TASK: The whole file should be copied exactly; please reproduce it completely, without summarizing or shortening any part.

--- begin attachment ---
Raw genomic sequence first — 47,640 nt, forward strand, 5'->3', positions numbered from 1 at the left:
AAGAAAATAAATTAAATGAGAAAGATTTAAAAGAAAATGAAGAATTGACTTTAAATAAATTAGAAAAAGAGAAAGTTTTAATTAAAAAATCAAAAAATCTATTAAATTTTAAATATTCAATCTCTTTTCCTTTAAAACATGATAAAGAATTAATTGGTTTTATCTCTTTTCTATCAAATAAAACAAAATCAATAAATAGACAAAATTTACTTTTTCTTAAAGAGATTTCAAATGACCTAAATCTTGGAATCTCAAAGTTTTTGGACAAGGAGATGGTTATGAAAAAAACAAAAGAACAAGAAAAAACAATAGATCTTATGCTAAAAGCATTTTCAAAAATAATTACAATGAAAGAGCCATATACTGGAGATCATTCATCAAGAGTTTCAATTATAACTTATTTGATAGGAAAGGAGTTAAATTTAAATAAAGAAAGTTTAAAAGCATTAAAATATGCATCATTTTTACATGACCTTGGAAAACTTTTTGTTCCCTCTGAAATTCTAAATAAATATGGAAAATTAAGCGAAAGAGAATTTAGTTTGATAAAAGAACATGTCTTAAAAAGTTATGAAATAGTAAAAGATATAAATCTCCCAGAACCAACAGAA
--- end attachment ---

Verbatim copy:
Raw genomic sequence first — 47,640 nt, forward strand, 5'->3', positions numbered from 1 at the left:
AAGAAAATAAATTAAATGAGAAAGATTTAAAAGAAAATGAAGAATTGACTTTAAATAAATTAGAAAAAGAGAAAGTTTTAATTAAAAAATCAAAAAATCTATTAAATTTTAAATATTCAATCTCTTTTCCTTTAAAACATGATAAAGAATTAATTGGTTTTATCTCTTTTCTATCAAATAAAACAAAATCAATAAATAGACAAAATTTACTTTTTCTTAAAGAGATTTCAAATGACCTAAATCTTGGAATCTCAAAGTTTTTGGACAAGGAGATGGTTATGAAAAAAACAAAAGAACAAGAAAAAACAATAGATCTTATGCTAAAAGCATTTTCAAAAATAATTACAATGAAAGAGCCATATACTGGAGATCATTCATCAAGAGTTTCAATTATAACTTATTTGATAGGAAAGGAGTTAAATTTAAATAAAGAAAGTTTAAAAGCATTAAAATATGCATCATTTTTACATGACCTTGGAAAACTTTTTGTTCCCTCTGAAATTCTAAATAAATATGGAAAATTAAGCGAAAGAGAATTTAGTTTGATAAAAGAACATGTCTTAAAAAGTTATGAAATAGTAAAAGATATAAATCTCCCAGAACCAACAGAA